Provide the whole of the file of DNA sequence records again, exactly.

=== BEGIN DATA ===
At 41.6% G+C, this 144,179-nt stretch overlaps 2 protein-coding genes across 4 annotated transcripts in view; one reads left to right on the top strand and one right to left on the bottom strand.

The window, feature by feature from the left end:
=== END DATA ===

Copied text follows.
At 41.6% G+C, this 144,179-nt stretch overlaps 2 protein-coding genes across 4 annotated transcripts in view; one reads left to right on the top strand and one right to left on the bottom strand.

The window, feature by feature from the left end: